Money

Could you sell your business?

16 July 2019

When you open a business very few people are thinking of the day they will sell it. The reality is that most businesses in the hairdressing industry aren’t sold, they just fade away and eventually close their doors.

I read a statistic recently that said that – “80% of all businesses that are put up for sale never sell!” So the odds of succeeding are stacked against you.

But think about it. There was a day where you thought, ‘I’ll open a business!’ And then you did! Congratulations! You should be proud of that achievement.

You saved up X amount of money. You called in all sorts of favours from friends and maybe family. You probably borrowed X amount of money from the bank or other investors. You probably leveraged every penny you could on credit cards etc. 

And then you probably worked really hard for years, and have taken enormous risks along the way. And in some cases, the business has never made a profit. And in many instances, you were paying some of your team more than you paid yourself and took less holiday along the way…

So whether you opened up your business 1 year ago, or 5 or 10 or 20 or 50 years ago. Hopefully, there will be a day where you think, ‘I want to sell my business!’

Now, if you are like me, and are one of the 20% that managed to sell their business it gives you a great sense of achievement. For some, it can be a feeling of relief, as if a weight has been lifted from their shoulders.

And sometimes, selling it is also coupled with a sense of loss because so much of your personal identity is entwined with the business identity. 

So, why would you sell your business?

For some salon owners, it’s because they have simply fallen out of love with being a salon owner. For others it because they are thinking of retirement. For some, it’s because they want the freedom to pursue other challenges. And for others, it’s because the business simply isn’t working anymore.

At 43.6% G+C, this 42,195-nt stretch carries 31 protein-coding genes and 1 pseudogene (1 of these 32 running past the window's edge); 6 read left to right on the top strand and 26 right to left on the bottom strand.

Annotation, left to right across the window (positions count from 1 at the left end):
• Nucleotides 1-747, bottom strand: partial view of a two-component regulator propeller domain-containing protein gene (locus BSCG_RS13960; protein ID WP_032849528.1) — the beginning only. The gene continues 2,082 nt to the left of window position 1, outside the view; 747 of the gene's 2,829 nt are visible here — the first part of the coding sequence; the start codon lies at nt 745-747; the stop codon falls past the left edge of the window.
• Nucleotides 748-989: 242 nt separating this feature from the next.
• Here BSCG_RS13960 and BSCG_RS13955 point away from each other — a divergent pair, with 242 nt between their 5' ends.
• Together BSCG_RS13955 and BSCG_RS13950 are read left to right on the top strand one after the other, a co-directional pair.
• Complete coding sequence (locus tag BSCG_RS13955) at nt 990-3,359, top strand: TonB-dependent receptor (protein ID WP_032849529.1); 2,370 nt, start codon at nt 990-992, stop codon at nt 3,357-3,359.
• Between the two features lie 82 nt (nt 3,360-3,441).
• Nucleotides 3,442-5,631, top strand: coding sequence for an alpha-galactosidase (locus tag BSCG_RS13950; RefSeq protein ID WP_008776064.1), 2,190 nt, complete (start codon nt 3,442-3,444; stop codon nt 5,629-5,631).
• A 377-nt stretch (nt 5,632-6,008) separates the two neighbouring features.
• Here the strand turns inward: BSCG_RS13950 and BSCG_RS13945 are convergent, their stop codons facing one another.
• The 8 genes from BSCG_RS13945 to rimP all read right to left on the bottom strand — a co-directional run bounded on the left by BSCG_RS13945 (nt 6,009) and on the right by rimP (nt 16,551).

So could you sell your business? And if so, what do you think it’s worth? Who could you sell it to? What’s the best way to sell it? What should you do to make your business more saleable? And if you were able to sell it would it give you the windfall you might have dreamed about as being the ‘Pay Day’ that you deserve?

Lot’s of questions, and not always simple answers to any of them. But the day will come where every salon owner will ask themselves, “Should I sell my business?”. And those that prepared for that day, often years in advance are the ones most likely to succeed.

Will you choose to bounce back?

2 July 2019

Will you choose to bounce back?

I meet many salon owners all over the world, some are doing really well. Some are pretending to do well… and some, to use boxing terminology, are ‘on the ropes’

Life isn’t static. Being in business, ‘sure as hell’ isn’t static. It’s full of many twists and turns, every decision, setback or victory is part of a bigger picture. 

Sometimes events or people will take you completely by surprise and ‘knock you off your feet’. And sometimes things just simply don’t go as planned.

It’s in those moments that you ask yourself the big questions. Questions like, “What do I do now?” “How can I bounce back from this?” “Do I even want to bounce back from this?” “Have I got it in me for one last spin on the merry go round?”

It’s easy to say, “Dust yourself and get back in there, better and wiser for the experience and go at it again”. And without doubt sometimes that is exactly what you have to do. Because sometimes it’s just another test as to how bad do you really want it, whatever ‘it’ is. Remember, ‘the more important the goal, the more resistance there is towards its achievement’.

It’s like watching a Rocky movie where the good guy gets back in there battered and bruised, but eventually comes out victorious. Sometimes being in business is like that. And sometimes it’s not.

Sometimes when you ask those questions of yourself, “How can I bounce back from this?” And “Do I even want to bounce back from this?” Sometimes the answer is, “I’m done!”